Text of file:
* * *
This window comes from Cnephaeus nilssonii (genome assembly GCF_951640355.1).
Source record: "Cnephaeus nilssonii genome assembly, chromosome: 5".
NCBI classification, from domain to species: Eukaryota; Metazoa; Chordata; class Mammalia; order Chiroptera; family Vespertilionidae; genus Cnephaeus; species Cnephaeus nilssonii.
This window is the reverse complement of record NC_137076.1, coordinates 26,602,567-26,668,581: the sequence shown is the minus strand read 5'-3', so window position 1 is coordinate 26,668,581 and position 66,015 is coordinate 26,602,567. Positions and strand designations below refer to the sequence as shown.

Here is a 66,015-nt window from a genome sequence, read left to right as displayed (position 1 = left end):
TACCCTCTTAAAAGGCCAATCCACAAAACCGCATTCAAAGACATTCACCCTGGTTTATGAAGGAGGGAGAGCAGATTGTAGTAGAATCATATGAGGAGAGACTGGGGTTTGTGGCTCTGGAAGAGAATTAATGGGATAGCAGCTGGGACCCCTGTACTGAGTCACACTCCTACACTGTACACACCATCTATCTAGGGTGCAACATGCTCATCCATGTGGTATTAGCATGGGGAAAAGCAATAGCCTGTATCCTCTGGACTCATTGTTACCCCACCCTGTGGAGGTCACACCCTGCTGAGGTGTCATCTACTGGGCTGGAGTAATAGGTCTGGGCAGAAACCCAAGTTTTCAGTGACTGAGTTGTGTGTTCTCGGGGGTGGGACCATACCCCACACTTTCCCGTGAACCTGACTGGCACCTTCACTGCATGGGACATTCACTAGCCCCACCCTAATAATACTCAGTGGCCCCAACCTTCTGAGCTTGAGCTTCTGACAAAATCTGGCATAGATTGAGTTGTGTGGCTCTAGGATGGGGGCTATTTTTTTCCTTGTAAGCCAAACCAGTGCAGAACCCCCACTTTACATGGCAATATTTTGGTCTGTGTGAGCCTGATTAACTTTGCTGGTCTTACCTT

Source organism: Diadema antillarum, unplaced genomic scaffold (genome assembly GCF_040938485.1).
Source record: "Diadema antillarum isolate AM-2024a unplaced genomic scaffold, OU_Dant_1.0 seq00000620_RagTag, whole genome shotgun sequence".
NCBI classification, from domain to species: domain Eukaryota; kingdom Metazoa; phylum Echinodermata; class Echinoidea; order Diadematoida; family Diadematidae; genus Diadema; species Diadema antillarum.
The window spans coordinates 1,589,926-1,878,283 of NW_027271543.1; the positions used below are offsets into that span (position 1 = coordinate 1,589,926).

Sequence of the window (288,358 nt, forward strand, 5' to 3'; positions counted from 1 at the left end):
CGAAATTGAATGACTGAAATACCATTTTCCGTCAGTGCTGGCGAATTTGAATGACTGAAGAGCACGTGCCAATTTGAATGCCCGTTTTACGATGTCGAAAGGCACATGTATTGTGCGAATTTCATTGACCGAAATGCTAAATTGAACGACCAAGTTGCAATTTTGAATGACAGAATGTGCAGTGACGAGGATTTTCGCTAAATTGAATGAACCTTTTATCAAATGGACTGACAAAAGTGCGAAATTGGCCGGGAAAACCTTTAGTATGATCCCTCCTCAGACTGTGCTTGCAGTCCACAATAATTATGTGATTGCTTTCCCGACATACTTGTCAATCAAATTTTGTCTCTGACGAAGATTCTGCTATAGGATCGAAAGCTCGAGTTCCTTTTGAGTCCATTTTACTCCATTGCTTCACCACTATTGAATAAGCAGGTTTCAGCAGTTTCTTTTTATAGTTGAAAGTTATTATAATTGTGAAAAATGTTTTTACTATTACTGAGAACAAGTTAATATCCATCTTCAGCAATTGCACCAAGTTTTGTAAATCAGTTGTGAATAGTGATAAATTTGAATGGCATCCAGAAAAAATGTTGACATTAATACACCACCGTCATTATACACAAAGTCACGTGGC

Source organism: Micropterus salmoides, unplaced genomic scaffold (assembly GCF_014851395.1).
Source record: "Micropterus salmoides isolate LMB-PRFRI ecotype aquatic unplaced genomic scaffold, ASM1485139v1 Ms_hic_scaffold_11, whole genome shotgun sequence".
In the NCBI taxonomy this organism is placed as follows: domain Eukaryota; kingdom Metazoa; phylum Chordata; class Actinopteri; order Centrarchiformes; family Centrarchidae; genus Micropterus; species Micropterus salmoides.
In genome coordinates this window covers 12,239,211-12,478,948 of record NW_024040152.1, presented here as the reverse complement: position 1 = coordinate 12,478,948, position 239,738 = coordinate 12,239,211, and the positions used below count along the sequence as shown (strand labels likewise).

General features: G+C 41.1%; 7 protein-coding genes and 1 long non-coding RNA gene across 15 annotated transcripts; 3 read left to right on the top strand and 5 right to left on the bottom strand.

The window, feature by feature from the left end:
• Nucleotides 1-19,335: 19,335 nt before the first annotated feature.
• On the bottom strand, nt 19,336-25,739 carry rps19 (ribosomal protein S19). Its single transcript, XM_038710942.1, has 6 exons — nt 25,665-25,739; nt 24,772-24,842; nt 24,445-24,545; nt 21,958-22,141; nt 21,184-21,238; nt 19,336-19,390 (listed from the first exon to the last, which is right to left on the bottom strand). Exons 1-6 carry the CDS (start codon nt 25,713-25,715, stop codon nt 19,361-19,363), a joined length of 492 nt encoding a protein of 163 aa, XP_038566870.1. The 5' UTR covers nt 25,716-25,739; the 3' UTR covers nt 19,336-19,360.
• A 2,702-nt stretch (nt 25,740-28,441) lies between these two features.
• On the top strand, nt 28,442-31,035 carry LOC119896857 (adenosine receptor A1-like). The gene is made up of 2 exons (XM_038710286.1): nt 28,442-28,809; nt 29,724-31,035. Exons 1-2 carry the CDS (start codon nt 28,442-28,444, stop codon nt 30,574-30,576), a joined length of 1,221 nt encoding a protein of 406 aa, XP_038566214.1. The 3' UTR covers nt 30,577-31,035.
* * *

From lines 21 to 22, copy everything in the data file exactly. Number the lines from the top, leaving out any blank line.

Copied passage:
• A 2,702-nt stretch (nt 25,740-28,441) lies between these two features.
• On the top strand, nt 28,442-31,035 carry LOC119896857 (adenosine receptor A1-like). The gene is made up of 2 exons (XM_038710286.1): nt 28,442-28,809; nt 29,724-31,035. Exons 1-2 carry the CDS (start codon nt 28,442-28,444, stop codon nt 30,574-30,576), a joined length of 1,221 nt encoding a protein of 406 aa, XP_038566214.1. The 3' UTR covers nt 30,577-31,035.